Vito DeSario, Version2: ONDCP "Rewind"
Editing is interpreting a concept. The goal is to create the strongest possible impact of the conceptual message, which in the case of the ONDCP spots is for parents to confront their children upon the discovery of alcohol or drug use. In the case of "Rewind," the story is played in reverse action, which opens with the worst case scenario of your child passed out alone on a couch in a club. Eyes snap open. Rising from the couch upon which she had fallen, she leans against the wall, disoriented. She stumbles down the hall from the toilet where she had just vomited. In short, she's fucked up from the alcohol and drugs we see her take during the course of the film, which ends with her walking in reverse past her mother who just found drugs in her coat pocket and said nothing to avoid the confrontation. Freeze frame, VO, forward action, mother stops her now and says, "We need to talk."
My approach to all spots is to bring more to the spot than just a straight edit. The easy way to edit this story would be to cut a linear story and then reverse the entire spot. However, by doing it this way I would miss the nuances and the frame oddity of performances played in reverse. I also knew that I had to think in reverse as well as edit the story in reverse. First step, reverse all footage in the Avid. Next, it was important for me to create an editing style that enhanced the disturbing visuals, to really see and get how our girl felt. I did this by speed-ramping various takes of the same setup, off-matching the action, combining them, then selectively removing frames for the net effect of a drug-induced time displacement. (There are close to 100 edits in the first 15 seconds of the spot and a combination of five takes of her stumbling down the hallway alone.) I then slowly eased out of this technique as she is less high and by the time she enters her home there is none. Viewing the final edit it works fine, but on my reel I condensed the story further and use my original ending edit that doesn't have a freeze frame to signify reverse to forward action. I like it better.
Maury Loeb, P.S. 260; Adidas "Unstoppable"
Cutting "Unstoppable" was definitely a bit of a departure from the way I normally edit a television commercial. First of all, it was a ridiculously effects-heavy spot, and big effects jobs always bring their own unique set of challenges. For this job, I was going to have to start cutting on set, a process which always tends to be pretty intense.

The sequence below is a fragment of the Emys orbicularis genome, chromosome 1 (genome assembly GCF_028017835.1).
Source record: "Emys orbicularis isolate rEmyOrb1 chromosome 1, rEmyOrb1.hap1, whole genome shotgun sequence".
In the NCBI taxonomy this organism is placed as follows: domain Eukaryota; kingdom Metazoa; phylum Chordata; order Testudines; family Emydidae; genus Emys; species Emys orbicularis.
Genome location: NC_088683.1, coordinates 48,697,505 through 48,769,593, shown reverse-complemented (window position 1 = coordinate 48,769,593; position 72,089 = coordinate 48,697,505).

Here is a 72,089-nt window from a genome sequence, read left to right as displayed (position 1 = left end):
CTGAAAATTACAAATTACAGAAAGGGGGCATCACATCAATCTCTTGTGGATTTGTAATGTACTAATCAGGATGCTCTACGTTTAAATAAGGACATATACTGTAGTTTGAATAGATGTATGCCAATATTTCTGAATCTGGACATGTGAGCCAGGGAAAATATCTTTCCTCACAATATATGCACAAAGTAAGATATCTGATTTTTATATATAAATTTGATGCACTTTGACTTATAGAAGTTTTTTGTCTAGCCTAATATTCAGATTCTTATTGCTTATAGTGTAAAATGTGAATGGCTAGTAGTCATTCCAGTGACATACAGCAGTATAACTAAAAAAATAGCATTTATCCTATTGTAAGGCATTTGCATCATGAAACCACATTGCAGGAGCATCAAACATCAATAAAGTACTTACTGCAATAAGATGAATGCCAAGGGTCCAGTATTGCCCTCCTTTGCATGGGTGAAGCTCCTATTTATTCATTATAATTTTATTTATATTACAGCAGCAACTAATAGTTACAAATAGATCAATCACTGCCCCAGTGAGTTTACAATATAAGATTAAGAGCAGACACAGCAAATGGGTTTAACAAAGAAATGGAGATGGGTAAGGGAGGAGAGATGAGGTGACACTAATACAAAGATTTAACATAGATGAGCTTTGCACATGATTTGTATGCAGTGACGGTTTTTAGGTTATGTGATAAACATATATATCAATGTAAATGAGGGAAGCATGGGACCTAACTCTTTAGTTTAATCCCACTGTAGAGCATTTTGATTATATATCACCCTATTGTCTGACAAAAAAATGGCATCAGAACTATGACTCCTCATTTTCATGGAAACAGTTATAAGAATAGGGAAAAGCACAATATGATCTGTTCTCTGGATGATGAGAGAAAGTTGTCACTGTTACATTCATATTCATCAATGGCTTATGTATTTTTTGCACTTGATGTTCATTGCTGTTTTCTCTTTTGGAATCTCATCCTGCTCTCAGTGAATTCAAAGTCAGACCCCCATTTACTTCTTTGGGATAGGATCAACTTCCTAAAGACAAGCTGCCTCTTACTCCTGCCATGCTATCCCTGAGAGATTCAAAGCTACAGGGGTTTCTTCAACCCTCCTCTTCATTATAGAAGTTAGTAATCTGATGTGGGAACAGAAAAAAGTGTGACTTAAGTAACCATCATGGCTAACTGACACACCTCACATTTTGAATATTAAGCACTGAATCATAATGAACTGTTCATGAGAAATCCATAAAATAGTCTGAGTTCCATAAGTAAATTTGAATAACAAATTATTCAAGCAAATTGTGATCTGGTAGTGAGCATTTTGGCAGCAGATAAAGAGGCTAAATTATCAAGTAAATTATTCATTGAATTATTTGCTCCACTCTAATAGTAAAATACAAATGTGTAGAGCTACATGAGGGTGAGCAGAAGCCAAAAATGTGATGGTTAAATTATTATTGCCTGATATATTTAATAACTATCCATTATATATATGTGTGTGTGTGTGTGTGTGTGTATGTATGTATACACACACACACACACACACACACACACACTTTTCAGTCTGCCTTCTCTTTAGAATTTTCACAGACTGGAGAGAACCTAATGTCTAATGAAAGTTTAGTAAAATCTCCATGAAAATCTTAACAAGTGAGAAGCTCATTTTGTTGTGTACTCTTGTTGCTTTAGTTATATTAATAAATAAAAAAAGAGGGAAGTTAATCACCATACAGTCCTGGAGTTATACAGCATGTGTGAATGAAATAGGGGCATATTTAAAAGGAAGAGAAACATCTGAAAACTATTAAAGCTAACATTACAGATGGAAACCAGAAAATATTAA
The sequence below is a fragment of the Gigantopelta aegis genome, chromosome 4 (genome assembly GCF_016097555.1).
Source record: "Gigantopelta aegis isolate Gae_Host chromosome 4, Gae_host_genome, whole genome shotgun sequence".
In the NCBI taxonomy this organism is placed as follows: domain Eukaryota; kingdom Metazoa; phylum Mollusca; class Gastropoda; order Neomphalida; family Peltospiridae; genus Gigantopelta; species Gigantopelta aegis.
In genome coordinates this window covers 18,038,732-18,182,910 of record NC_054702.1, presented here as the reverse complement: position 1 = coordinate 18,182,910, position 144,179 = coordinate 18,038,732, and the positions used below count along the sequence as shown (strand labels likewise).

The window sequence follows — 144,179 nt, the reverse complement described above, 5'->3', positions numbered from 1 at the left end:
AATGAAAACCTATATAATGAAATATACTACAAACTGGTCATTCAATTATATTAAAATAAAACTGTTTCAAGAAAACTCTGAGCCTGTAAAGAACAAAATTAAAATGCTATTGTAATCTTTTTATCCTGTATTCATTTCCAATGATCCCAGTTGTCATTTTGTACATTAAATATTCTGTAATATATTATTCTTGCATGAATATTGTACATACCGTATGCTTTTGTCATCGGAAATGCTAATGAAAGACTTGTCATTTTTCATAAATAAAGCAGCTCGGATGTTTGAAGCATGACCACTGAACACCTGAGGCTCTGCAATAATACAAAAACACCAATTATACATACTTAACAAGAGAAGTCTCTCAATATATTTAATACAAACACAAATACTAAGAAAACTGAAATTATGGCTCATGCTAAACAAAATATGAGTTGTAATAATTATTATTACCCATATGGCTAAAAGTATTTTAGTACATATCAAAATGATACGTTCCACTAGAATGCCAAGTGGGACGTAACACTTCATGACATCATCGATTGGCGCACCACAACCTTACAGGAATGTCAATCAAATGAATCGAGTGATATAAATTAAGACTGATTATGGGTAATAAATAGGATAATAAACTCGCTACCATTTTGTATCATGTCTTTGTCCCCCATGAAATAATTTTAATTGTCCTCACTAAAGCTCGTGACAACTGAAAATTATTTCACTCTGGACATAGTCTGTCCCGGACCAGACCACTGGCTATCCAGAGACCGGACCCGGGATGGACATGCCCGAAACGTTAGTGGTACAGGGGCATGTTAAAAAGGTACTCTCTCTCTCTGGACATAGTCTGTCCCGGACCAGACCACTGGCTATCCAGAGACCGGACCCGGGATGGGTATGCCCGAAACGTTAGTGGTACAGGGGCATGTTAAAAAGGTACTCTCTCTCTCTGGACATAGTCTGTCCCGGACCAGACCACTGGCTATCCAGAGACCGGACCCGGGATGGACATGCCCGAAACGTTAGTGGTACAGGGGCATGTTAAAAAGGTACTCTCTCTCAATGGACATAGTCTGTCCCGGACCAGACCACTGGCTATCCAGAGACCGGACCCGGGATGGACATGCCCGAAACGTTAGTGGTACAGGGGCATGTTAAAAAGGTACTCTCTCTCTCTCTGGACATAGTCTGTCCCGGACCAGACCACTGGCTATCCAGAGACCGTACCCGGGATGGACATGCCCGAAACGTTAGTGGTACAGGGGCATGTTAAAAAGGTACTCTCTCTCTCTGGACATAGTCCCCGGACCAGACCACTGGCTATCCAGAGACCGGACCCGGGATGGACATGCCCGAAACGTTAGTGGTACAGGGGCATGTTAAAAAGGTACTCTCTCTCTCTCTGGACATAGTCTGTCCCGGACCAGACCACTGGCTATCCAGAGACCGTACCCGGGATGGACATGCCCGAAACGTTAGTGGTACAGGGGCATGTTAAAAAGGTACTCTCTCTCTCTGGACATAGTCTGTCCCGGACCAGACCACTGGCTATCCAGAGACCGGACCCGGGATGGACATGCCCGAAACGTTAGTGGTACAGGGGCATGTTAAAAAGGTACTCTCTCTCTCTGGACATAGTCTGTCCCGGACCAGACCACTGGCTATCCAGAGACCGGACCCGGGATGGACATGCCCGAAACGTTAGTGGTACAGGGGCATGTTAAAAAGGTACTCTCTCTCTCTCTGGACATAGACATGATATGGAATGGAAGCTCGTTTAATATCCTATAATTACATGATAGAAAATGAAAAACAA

The spot basically consists of an army of these badass Lilliputian soldiers who try to stop Tracy McGrady from making a basket during practice drills. We needed to create this epic, large-scale, cinematic battle sequence and compress it into the timeframe of a television commercial. The director, Brian Beletic, was firmly devoted to realistically maintaining the military integrity of the battle. Although T-Mac's world is imaginary, everything within it has to play by its own relative set of natural rules and physics.
To achieve this, the spot would be a combination of live action and CG, which was masterfully provided by Digital Domain. All of the action was shot almost entirely on a greenscreen soundstage. All that existed on set was a piece of floor, a piece of wall and a basketball hoop. Digital Domain had the Herculean task of creating the entire multidimensional environment and all of its realistic occupants. In terms of the edit, T-Mac would basically serve as our background plate and the soldiers and vehicles would be shot as our foreground plates. The trick here was that we needed to pick and commit to "hero" takes of McGrady on our first days of shooting, so that on our subsequent days of shooting we could accurately capture foreground action with the proper miniature scale perspective, composition and blocking. I had to cut T-Mac's action sequence right then and there as our background plates so we could then accurately forecast how our miniature army foreground plates should be shot. If your perspective is off on a spot like this, you totally blow the illusion.